Everywhere you looked there were kids - running kids, laughing kids, jumping kids, dancing kids (of course there was music) celebrating life as it should be celebrated. I did not see one Mamá or Papá reprimand a child, nor did I see a child deserving of a swat or a frown. I saw no pouts, nor heard a single cry or whine. (How do they do that?)

After the piñatas lay in pieces, their spilled goodies snatched up by the guests, the kids gathered around a large makeshift table where Abuela had proudly placed the cakes. Each birthday child blew out his or her candle(s) and then, in the tradition of this country, took the first bite directly from the cake, leaving tiny mouths rimmed with a line of sweet white icing and telltale holes in the cakes. Mamá and Papá cut the cakes and everyone helped serve cake and fresh fruit punch.

We left before the balloon drop, but Maestro Melchor told us the fun and games continued until the sun sank into the Pacific and the eyes of the little ones began to droop. Mamá and Papá put the tired, but contented little ones to bed, put the casa back in order, and climbed into bed themselves, secure in knowing that Yesi and Alex had shared a day of love and laughter with their friends and their diverse, but devoted, extended family.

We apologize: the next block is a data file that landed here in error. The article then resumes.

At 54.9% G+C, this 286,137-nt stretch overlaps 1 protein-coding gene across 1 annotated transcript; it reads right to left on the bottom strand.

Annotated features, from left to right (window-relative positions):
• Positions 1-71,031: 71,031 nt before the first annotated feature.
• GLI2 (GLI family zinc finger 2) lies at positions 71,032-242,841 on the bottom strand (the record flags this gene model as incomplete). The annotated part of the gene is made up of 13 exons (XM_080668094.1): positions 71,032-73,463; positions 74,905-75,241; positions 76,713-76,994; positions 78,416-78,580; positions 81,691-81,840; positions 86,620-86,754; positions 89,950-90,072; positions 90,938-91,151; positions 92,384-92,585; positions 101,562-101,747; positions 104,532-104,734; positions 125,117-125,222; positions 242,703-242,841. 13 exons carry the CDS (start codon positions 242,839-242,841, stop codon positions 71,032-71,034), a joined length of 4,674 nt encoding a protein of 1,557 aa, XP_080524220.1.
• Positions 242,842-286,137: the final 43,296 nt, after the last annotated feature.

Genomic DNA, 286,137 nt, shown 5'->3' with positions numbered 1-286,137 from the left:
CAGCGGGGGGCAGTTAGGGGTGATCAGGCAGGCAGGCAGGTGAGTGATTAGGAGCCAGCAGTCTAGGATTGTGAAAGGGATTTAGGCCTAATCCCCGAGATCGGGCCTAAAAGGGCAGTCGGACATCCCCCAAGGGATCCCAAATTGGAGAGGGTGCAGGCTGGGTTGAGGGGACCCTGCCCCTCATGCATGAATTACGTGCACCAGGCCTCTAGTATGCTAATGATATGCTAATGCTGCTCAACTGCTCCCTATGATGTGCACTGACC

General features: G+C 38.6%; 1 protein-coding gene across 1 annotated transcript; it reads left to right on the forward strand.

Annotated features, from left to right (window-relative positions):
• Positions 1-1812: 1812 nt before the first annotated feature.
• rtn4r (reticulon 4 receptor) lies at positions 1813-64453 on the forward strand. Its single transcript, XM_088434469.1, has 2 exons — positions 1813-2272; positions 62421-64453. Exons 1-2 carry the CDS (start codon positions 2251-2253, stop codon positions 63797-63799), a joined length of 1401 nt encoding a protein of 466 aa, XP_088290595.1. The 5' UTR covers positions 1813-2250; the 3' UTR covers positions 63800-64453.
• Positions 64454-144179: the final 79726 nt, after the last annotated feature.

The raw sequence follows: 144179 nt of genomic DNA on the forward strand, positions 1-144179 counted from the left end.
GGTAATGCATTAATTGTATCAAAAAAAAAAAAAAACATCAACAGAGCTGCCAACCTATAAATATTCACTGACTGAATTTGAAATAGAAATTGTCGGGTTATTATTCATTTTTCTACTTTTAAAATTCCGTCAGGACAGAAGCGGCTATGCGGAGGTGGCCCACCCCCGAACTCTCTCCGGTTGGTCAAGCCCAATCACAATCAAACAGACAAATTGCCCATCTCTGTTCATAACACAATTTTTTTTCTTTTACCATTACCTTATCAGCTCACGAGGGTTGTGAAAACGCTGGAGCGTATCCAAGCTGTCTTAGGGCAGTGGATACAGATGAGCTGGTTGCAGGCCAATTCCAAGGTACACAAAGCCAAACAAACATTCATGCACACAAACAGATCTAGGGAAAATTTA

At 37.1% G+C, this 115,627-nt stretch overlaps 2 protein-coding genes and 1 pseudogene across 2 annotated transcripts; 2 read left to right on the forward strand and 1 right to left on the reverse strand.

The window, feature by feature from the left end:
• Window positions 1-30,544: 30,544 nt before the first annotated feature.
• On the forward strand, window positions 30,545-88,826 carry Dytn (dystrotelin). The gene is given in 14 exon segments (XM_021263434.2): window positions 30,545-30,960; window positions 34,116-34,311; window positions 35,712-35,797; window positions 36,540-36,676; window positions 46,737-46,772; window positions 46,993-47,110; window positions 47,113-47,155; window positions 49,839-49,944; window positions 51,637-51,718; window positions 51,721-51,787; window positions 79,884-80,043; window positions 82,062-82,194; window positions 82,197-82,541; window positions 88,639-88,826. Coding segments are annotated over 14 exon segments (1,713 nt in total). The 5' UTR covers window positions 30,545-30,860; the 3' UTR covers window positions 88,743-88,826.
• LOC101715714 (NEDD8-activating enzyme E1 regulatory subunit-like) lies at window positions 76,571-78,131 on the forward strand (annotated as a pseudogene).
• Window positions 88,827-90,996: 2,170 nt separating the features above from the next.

Scene Two - the O.K. Corral...
A friend told a friend who told us of a restaurant about ten miles south, in the tiny pueblo of Las Juntas & Los Veranos. The owner had worked at a well-known tourist restaurant where, no matter what anyone asked him to do, he answered with "O.K." - thus his nickname. O.K. decided to open a restaurant adjacent to his home, just across the river from his former employer, so he could earn a living and be at home with his wife and growing family (a new one is about ready to grace the scene.) (Now all the little ones have little ones of their own, and grandchildren grace the premises.)

On our first visit a year or so ago, the family warmly welcomed us. Though more than ten of us trooped in, they quickly put tables together, took our orders and brought out guacamole, freshly made tortilla chips and the ubiquitous, but delicious, salsa Mexicana.

The availability of the items on the limited menu - Huachinango (red snapper, Langostino (crawdad), and Camarones (shrimp) often depends on the day's catch. Quesadillas (cheese filled tortillas) and Carne Asada (grilled beef) are always served. The fresh entrees, prepared to your liking, come with rice, steamed vegetables, salad and hot tortillas, as well as buttered Bolillos (Mexican hard rolls.) You can count on an ample supply of cold beer, soft drinks and a small selection of bar favorites.